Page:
But, again, I had to ask, what about the risks and associated costs that come with higher inventory levels, such as expired product if there isn’t fast enough turnover, tying up cash flow, warehousing and inventory management costs?

“In the current supply chain environment, it is advisable for buyers to carry an in-house inventory on a just-in-time basis, while suppliers take a just-in-case approach, preserving capacity for surges, retaining safety stock, and building rapid replenishment channels for restock. But the risk of expired product is very real. This could be curbed with better data intelligence and improved technology that could forecast surges and predictively automate future supply needs. In this way, ordering would be more data-driven and rationalised to align with anticipated surges. Further adoption of data and intelligence and will be crucial for modernised buying in the new normal.

The Challenges

These are tough tasks, so I asked Dean to speak to some of the challenges. Luckily, he’s a patient guy with a lot to say.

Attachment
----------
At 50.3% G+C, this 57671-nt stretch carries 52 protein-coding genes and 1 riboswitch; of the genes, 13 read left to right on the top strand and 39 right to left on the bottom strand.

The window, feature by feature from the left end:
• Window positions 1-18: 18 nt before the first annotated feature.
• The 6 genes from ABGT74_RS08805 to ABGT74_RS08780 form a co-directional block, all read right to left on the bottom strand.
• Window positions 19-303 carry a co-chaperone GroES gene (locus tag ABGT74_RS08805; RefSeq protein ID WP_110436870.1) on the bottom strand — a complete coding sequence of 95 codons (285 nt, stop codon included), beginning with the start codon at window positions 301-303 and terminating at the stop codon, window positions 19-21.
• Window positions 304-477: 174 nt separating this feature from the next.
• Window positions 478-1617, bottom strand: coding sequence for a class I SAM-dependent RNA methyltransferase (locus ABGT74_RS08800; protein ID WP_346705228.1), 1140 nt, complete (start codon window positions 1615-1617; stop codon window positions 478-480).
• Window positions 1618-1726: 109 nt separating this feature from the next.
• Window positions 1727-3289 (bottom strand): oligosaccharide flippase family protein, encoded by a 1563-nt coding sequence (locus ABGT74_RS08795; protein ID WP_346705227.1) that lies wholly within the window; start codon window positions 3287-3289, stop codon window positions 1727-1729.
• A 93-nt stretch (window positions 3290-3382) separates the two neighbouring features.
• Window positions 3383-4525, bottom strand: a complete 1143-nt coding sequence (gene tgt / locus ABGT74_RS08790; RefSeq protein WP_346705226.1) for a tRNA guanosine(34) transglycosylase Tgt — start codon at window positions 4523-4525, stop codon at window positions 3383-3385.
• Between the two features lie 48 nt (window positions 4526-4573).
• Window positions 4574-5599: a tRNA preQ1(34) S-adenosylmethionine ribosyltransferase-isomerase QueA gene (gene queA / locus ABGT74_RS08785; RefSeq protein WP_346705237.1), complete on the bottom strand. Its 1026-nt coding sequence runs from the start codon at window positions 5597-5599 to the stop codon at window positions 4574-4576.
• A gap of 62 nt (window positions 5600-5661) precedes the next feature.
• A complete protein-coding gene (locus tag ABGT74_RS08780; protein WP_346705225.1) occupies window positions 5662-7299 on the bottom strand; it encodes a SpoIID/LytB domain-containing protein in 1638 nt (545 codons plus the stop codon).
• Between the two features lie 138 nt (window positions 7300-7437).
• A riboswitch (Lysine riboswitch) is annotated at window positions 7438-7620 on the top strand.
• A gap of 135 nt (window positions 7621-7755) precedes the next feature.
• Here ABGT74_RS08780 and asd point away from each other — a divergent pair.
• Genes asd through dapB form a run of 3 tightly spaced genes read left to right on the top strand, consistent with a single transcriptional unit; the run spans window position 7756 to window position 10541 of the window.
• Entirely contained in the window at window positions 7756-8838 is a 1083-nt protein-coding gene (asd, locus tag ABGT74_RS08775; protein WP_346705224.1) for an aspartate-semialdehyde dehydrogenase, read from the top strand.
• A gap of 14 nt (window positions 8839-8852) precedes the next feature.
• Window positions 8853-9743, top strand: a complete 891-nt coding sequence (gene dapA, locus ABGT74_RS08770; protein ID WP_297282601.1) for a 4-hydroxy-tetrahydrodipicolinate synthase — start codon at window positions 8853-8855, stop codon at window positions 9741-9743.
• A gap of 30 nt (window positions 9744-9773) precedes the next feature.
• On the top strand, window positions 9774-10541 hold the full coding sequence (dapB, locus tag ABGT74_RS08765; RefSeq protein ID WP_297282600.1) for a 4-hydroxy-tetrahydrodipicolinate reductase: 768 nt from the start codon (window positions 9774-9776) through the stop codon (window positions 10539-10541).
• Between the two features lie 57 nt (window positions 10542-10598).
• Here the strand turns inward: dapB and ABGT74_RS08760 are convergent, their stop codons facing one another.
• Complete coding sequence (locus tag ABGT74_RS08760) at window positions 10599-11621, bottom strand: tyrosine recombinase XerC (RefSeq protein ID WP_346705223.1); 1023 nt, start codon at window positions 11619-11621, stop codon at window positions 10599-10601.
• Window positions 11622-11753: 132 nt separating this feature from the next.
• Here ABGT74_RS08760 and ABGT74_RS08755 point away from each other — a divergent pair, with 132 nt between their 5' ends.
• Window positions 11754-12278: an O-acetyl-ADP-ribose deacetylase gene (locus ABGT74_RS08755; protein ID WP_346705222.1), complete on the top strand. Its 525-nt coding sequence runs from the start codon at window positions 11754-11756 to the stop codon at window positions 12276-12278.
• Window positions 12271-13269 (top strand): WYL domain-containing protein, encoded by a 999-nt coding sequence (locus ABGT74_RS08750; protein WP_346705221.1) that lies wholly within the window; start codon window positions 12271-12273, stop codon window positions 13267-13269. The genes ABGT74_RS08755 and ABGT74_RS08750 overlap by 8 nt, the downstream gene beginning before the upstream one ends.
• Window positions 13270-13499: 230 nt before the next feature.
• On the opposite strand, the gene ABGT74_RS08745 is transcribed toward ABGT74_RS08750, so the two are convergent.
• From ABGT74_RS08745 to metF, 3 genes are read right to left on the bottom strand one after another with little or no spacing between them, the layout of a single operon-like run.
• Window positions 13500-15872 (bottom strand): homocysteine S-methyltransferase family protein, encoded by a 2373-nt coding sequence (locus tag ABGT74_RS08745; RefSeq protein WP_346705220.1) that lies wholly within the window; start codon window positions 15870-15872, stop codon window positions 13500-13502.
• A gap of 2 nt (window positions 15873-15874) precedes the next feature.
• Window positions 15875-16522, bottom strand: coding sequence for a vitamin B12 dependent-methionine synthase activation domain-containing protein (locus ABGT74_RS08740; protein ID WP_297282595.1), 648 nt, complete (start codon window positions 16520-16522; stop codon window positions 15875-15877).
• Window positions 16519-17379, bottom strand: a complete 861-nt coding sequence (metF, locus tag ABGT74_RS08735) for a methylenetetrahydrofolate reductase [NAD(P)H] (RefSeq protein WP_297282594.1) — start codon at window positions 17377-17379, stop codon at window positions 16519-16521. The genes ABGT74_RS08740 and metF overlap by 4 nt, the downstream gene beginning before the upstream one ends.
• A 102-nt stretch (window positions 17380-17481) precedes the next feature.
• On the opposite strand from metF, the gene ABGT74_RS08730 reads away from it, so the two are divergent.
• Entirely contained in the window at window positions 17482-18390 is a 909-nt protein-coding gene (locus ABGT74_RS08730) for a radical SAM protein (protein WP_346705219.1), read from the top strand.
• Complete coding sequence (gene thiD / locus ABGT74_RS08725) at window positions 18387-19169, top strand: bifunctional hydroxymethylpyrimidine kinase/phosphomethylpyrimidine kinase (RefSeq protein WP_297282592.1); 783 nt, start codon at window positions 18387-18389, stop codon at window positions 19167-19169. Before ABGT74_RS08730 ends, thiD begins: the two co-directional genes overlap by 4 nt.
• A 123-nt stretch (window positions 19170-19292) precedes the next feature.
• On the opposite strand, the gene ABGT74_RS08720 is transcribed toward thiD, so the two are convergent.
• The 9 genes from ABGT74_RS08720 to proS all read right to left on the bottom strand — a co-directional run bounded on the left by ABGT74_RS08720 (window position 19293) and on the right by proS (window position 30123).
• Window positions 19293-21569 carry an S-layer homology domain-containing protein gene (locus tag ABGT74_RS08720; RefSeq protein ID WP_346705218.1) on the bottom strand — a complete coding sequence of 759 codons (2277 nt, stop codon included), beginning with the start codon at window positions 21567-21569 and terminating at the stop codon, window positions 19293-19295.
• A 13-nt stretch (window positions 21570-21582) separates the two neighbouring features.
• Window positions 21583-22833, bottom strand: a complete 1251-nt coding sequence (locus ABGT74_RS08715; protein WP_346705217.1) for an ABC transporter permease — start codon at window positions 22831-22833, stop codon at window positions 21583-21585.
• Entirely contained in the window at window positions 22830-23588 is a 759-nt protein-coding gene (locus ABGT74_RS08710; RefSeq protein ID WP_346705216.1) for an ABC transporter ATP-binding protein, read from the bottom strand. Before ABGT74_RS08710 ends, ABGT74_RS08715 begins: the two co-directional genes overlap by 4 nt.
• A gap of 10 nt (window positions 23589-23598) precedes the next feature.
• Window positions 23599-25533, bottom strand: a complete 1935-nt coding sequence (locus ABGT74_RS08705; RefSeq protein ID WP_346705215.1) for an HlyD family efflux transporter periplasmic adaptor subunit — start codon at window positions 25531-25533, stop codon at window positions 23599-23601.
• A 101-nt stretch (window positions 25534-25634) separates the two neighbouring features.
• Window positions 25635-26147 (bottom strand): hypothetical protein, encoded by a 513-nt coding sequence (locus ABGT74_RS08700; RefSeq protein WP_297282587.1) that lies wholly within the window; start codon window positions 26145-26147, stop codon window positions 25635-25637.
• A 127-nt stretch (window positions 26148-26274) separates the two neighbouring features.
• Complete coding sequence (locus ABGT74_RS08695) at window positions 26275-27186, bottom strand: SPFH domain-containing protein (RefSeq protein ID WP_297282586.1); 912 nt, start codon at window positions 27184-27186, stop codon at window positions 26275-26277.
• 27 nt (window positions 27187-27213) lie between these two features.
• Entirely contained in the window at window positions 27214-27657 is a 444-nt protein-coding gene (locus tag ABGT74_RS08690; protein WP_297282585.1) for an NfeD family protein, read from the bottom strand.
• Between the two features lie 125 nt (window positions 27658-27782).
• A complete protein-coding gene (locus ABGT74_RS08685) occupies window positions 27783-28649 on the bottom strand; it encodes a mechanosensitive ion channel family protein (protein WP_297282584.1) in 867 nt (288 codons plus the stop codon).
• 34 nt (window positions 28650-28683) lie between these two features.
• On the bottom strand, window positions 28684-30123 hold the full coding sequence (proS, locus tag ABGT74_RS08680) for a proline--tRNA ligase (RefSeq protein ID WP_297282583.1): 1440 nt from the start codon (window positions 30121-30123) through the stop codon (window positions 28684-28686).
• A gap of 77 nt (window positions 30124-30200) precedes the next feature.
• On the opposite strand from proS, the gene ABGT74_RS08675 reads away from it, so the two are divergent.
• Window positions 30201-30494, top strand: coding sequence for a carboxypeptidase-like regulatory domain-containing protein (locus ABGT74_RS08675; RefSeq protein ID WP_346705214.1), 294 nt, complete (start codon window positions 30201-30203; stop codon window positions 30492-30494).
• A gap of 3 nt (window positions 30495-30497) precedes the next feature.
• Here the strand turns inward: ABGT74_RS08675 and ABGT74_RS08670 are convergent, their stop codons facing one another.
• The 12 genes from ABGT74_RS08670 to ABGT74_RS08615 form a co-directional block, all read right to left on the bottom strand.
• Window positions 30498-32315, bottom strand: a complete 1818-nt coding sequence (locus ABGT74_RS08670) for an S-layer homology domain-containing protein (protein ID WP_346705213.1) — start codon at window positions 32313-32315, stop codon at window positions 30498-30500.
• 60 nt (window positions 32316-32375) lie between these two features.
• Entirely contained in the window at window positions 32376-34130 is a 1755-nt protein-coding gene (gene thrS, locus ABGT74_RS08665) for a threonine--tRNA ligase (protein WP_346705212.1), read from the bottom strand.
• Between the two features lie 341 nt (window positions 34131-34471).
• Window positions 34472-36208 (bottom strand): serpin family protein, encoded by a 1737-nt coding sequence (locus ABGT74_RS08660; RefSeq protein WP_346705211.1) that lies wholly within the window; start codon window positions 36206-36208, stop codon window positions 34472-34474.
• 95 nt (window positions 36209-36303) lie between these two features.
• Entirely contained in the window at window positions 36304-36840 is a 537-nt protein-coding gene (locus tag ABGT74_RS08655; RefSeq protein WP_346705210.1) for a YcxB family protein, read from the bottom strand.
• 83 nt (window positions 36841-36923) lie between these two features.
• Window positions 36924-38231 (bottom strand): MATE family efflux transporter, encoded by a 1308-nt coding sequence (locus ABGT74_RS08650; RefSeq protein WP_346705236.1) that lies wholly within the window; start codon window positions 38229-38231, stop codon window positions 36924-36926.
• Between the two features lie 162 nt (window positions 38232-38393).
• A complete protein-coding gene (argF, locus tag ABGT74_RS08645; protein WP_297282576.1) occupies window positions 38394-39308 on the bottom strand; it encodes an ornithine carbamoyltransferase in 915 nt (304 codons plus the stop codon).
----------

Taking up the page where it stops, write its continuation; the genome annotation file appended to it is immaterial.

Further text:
On managing stakeholders and ensuring alignment on priorities and objectives, Dean says, “In order for managing stakeholders to stay aligned on priorities, they’ll need more transparency and collaborative win-win business relationships in which both healthcare systems and medical device manufacturers are equally committed to each other’s success. On the healthcare side, they need to understand where parts and products are manufactured to perform more predictive data and analytics for forecasting and planning efforts. And the manufacturers should offer more data transparency which will result in better planning and forecasting to navigate the ebbs and flows and enable better decision-making by healthcare systems.